A colorful opening ceremony on Sunday night featuring gigantic drums, classical singers and dancers and a Bollywood theme song lifted some of the gloom, but problems persisted Monday on the first day of competition. There were paltry crowds at most events, the weigh-in scales at boxing gave faulty readings and worries over dengue fever escalated after a 30-year-old Indian lawn bowls team official was admitted to a hospital over the weekend with the mosquito-borne disease.
The messy buildup and rocky start have underlined the risks of organizing such events in developing countries.
International Olympic Committee President Jacques Rogge said that even with the push to make sports accessible to everyone on the planet, his first concern is finding suitable conditions for athletes.
"The main purpose and overriding purpose of the Olympic Games is to offer the athletes a good experience," Rogge told The Associated Press. "We go for quality first. If quality means you have to go to a more developed country, let it be so. Under no circumstances would I agree to go to a country at the expense of the welfare of the athletes."
India's organizational problems have been blamed on several factors, including corruption, mismanagement and shoddy construction. The chaos dealt a blow to the country's plans of bidding for the 2020 Olympics. Senior Canadian IOC member Dick Pound said India's Olympic hopes had been put back "by at least a decade," while Rogge urged patience.
"We had doomsday scenarios in Athens (for the 2004 Summer Games), and these were absolutely very good games," he said. "The Greeks were able to pull out a very good effort. They were very, very good games at the last moment, so this could happen in Delhi."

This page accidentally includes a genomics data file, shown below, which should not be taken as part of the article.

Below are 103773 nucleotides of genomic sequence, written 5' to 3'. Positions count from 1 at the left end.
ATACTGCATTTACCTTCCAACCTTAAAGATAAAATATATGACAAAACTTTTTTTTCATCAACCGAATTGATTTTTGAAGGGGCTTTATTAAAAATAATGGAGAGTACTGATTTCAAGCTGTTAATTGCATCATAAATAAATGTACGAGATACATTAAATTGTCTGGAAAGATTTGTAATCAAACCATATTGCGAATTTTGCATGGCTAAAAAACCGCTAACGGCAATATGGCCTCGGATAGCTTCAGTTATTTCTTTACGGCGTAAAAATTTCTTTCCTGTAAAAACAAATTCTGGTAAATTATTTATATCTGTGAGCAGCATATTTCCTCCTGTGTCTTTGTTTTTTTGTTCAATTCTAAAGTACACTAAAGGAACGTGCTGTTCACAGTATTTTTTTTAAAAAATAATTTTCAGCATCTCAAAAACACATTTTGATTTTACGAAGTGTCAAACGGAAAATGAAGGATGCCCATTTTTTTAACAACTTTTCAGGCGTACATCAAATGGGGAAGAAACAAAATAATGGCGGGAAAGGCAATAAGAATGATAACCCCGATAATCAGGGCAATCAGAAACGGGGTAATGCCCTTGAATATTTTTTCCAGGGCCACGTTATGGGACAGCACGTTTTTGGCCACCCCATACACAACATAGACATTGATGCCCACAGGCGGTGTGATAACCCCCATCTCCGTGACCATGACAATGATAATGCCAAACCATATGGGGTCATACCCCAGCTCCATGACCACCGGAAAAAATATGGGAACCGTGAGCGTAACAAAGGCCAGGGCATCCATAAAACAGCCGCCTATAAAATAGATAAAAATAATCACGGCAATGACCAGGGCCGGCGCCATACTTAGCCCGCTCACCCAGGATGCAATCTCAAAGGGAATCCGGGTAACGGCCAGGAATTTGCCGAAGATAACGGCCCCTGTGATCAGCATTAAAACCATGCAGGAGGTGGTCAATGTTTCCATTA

The contrast between Beijing and New Delhi can also be traced to the sharply different sporting cultures in the two countries. China has become a global sports power, topping the gold medal tally in Beijing with 51 and winning 100 total medals — the result of a highly organized state program to select and train athletes and target medals. India has won only 7 Olympic medals ever, including its first individual gold in Beijing in shooting.
Cricket is the national sport in India but does not feature in the Commonwealth Games or Olympics. Support for the home team and medal-winning performances by its athletes are considered crucial to an event's success. That was underlined by the 2010 Winter Games in Vancouver, where Canada led the gold medal count as Canadian fans brought a carnival atmosphere to the streets.
London Olympic organizers say they hope to replicate Vancouver's party mood in 2012, but are quick to stress they are not trying to outdo Beijing. Those games, Coe repeatedly points out, were held on a grander scale than any other.
"We will never see a games like Beijing again," Coe said earlier this year. "That's not typical of the way games are going to be delivered. ... The beauty of the Olympic movement is no games should try to copy the previous one."
With less than two years to go, British organizers are on schedule and on budget. Despite the troubled economy and government austerity measures, the capital is on track with its 9.3 billion pound ($14.7 billion) project that includes revitalizing a rundown area of east London into the showpiece Olympic Park.
In the end, Olympic officials say, choosing a host city must not be a gamble or risk because the stakes are simply too high.
"Athletes have only one or two chances to fulfill their dream," Rogge said. "You can't say to an athlete: 'Oh well, we organize the games here and there. We'll see you next time.' There is no next time for the athlete because his career will be over. That is the bottom line."
London-based AP Sports Writer Stephen Wilson has been covering the Olympic beat since 1991. Associated Press Writers Tini Tran in Beijing and Tales Azzoni in Sao Paulo contributed to this report.